With a new set of guidelines, the Planning Authority is committing itself to be more sensitive to the context and environment that are part of scheduled buildings and monuments.

Following the clearer guidelines on how to identify, interpret and treat the settings and contexts of scheduled buildings, the PA has revisited its approach on the matter, with greater vigilance being given when assessing and determining proposed development applications that fall in close proximity to a scheduled building or monument.



Speaking about the matter, Martin Saliba, the PA’s Executive Council chairman, explains that, “Each scheduled building is located within a spatial context with which it relates to in different aspects. The setting is, therefore, an essential part of the building and how it is experienced.

“For this reason, the spatial context deserves specific attention. These procedural guidelines better spell out how we intend not to compromise our built cultural heritage.”  




These guidelines seek to consolidate the spirit behind Thematic Objective 8 of the SPED, which advocates for the safeguarding of the contexts and settings of sites that carry heritage value. 

When assessing a development application that is in close proximity to a scheduled building or monument, the Planning Directorate must identify the proximity of the setting of the scheduled property, make a detailed assessment of the impacts of the proposed development on the protected building, and identify the mitigation measures. This must be done at screening stage or following the validation of the application. 

This assessment process must also be supported by recommendations made by the Superintendence of Cultural Heritage (SCH).  

Once the extent of the context is established on the recommendations of the SCH, the applicant is required to provide the Planning Directorate with a complete photographic inventory and ‘character appraisal’ of the context. 

To further assess the visual implications and potential impacts on the scheduled building, photomontages from strategic viewpoints will be required. The SCH also has the right to request any other information it deems necessary.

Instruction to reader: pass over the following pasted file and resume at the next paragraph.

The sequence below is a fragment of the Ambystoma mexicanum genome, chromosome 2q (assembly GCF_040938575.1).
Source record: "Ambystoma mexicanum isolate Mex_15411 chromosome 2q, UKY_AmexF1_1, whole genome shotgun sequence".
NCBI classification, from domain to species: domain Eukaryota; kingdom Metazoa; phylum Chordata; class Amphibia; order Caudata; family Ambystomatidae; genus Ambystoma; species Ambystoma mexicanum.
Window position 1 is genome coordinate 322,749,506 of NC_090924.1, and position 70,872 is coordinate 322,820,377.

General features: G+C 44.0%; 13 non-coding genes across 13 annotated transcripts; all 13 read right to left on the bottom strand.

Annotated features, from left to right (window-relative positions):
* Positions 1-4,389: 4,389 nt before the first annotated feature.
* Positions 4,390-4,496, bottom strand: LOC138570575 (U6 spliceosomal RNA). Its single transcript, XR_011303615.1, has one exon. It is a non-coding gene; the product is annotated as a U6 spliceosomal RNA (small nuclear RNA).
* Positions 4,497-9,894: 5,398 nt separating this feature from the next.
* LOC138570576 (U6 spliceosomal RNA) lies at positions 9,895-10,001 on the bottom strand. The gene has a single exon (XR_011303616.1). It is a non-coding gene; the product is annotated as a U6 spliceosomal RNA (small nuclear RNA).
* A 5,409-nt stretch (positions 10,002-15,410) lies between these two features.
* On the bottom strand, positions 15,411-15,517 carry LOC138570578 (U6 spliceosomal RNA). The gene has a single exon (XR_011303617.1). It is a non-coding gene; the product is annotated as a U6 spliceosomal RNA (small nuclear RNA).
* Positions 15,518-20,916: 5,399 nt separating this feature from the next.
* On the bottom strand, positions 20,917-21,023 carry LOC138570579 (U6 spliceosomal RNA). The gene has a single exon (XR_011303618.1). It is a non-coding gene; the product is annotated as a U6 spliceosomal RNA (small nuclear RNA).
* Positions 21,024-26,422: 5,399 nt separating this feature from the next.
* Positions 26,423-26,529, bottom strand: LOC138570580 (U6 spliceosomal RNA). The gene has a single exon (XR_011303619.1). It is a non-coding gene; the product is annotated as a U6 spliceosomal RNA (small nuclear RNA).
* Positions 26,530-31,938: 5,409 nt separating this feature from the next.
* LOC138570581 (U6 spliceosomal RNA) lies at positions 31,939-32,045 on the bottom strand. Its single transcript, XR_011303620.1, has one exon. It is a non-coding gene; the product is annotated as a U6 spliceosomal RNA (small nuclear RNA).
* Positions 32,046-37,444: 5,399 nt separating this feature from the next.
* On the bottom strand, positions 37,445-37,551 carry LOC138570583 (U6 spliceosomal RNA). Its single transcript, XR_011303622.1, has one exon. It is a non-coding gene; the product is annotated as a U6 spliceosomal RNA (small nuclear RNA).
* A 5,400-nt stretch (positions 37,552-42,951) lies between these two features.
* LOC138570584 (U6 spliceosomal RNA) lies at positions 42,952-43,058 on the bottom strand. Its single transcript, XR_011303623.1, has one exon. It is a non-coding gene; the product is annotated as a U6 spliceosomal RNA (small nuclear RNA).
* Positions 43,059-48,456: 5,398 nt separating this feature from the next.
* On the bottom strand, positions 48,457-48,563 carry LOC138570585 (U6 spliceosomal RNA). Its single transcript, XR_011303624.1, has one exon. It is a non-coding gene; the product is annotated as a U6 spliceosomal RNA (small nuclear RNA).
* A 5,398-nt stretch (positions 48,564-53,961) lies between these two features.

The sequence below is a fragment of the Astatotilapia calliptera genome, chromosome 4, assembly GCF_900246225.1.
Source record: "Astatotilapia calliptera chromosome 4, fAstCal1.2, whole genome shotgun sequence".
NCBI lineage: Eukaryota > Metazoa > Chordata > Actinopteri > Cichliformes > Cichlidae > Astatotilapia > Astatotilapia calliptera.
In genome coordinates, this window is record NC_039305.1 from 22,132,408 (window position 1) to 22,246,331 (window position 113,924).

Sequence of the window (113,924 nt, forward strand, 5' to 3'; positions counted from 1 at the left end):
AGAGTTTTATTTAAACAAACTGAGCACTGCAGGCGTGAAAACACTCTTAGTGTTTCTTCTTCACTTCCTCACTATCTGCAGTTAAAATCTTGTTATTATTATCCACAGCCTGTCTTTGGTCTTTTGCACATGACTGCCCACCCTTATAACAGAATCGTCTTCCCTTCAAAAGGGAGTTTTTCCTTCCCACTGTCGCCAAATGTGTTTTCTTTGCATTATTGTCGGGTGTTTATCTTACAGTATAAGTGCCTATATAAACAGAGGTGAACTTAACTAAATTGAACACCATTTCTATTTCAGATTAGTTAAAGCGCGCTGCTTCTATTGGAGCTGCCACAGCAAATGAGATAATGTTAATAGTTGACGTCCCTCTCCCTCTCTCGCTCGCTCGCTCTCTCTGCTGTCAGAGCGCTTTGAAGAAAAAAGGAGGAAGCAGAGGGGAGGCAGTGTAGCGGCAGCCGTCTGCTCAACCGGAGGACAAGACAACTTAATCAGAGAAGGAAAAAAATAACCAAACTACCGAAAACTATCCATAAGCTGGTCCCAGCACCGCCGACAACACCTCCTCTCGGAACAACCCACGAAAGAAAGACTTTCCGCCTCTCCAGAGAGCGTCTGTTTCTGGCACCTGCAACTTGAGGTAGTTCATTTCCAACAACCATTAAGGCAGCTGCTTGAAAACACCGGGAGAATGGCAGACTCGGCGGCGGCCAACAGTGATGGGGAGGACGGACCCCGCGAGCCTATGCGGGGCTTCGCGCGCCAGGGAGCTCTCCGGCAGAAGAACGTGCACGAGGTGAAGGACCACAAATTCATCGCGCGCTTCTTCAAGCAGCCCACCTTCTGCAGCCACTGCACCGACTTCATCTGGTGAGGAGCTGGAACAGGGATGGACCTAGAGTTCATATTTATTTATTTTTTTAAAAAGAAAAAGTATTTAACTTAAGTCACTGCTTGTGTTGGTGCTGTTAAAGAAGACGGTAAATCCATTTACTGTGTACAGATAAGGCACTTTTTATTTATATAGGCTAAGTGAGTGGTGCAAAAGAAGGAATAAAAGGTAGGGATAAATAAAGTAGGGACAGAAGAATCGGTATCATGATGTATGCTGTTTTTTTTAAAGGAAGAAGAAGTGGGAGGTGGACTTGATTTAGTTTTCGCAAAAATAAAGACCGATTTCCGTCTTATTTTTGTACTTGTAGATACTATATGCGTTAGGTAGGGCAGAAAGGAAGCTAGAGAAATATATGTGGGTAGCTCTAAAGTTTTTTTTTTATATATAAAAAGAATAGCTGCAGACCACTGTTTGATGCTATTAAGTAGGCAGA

Moreover, the Authority is going to make it a requisite that all proposed development applied for through the Summary Process and which may have an adverse impact on the integrity and character of the setting of a scheduled building (within a 50m radius from its boundary), will need to be processed as a full development application. In this way, proposed works at such sensitive sites are effectively scrutinised.

Protecting Villa Frere
The unique historical 18th century property of Villa Frere and most of its reputable landscaped garden area have been given the highest level of protection as a Grade 1 Building by the Planning Authority in consultation with the Superintendence of Cultural Heritage. The heritage richness of this property is not only tied to the architecture of the villa and its terraced gardens, but also to the social and cultural experience that this property had been exposed to.


Villa Frere. Photo: Brendan ButtigiegVilla Frere. Photo: Brendan Buttigieg


“We are very satisfied that the Planning Authority has upgraded the protection of Villa Frere to a Grade 1 monument status,” says Perit Edward Said, Founder of heritage NGO Friends of Villa Frere. “It reassures us that the sterling work and dedication many volunteers have put into carefully conserving the existing fabric of the property and making it accessible to the public over the last seven years have not been time-wasted.”

It is documented that Sir John, the first owner of the villa, was a good friend of Mikiel Anton Vassalli, considered to be one of the fathers of the Maltese language. He, together with other distinguished guests, was a regular visitor to these gardens. 


Article Source: Times of Malta